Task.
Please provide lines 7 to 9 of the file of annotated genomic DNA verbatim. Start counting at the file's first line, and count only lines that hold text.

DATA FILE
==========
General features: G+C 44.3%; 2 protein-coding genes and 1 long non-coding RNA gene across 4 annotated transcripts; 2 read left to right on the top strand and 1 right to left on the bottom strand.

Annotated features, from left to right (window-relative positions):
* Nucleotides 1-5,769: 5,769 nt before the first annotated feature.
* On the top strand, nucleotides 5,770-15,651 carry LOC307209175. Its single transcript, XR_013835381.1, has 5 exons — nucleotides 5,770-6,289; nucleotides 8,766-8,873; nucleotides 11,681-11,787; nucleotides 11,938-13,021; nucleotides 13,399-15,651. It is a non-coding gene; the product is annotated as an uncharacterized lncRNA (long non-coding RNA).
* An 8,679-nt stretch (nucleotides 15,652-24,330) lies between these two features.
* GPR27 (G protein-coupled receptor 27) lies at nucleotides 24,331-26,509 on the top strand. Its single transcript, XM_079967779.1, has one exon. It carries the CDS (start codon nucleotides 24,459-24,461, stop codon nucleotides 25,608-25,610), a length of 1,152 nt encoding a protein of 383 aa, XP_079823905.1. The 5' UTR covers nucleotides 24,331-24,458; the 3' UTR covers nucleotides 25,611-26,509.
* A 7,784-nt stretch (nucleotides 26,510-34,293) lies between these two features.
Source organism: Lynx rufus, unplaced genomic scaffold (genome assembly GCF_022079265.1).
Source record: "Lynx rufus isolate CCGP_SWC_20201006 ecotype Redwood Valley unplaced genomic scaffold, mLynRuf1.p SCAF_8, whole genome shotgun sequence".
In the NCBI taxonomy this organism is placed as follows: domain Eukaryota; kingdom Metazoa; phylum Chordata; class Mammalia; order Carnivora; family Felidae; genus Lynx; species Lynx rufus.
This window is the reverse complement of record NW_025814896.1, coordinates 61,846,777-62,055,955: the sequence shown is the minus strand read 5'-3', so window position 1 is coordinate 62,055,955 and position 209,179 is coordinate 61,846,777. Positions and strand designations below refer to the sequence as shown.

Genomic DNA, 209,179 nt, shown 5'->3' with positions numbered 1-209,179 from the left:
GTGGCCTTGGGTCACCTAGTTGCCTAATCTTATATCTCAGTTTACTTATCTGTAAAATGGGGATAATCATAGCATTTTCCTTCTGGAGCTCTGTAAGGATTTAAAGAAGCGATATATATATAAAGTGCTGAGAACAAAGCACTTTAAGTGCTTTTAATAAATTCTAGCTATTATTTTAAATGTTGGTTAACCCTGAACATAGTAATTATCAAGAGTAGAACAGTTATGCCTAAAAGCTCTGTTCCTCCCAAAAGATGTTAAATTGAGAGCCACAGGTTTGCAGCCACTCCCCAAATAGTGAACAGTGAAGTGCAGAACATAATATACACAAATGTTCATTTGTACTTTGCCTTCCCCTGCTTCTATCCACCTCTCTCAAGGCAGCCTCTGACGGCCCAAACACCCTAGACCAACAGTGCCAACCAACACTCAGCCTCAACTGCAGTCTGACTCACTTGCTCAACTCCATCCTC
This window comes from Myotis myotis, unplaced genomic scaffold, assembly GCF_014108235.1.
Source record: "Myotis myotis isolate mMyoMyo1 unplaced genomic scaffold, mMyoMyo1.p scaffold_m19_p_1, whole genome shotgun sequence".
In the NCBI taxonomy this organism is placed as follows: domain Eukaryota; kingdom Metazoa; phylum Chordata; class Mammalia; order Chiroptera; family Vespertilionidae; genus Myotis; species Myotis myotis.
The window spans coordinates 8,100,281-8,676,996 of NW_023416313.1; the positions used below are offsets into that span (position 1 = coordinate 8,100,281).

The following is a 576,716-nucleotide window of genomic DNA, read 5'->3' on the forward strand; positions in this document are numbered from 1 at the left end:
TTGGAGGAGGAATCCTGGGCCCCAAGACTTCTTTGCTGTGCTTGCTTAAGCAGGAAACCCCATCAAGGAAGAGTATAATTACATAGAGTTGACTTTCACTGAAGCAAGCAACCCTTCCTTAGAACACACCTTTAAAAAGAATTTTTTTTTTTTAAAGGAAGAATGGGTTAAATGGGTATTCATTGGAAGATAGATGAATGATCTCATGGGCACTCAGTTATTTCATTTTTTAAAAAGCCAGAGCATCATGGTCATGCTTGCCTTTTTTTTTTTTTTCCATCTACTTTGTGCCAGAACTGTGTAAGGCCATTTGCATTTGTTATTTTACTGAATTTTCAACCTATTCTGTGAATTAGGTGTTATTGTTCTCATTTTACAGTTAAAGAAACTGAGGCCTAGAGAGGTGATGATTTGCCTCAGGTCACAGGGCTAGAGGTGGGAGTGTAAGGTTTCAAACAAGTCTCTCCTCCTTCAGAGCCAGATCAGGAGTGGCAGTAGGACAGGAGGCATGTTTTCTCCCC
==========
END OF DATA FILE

* A 7,784-nt stretch (nucleotides 26,510-34,293) lies between these two features.
Source organism: Lynx rufus, unplaced genomic scaffold (genome assembly GCF_022079265.1).
Source record: "Lynx rufus isolate CCGP_SWC_20201006 ecotype Redwood Valley unplaced genomic scaffold, mLynRuf1.p SCAF_8, whole genome shotgun sequence".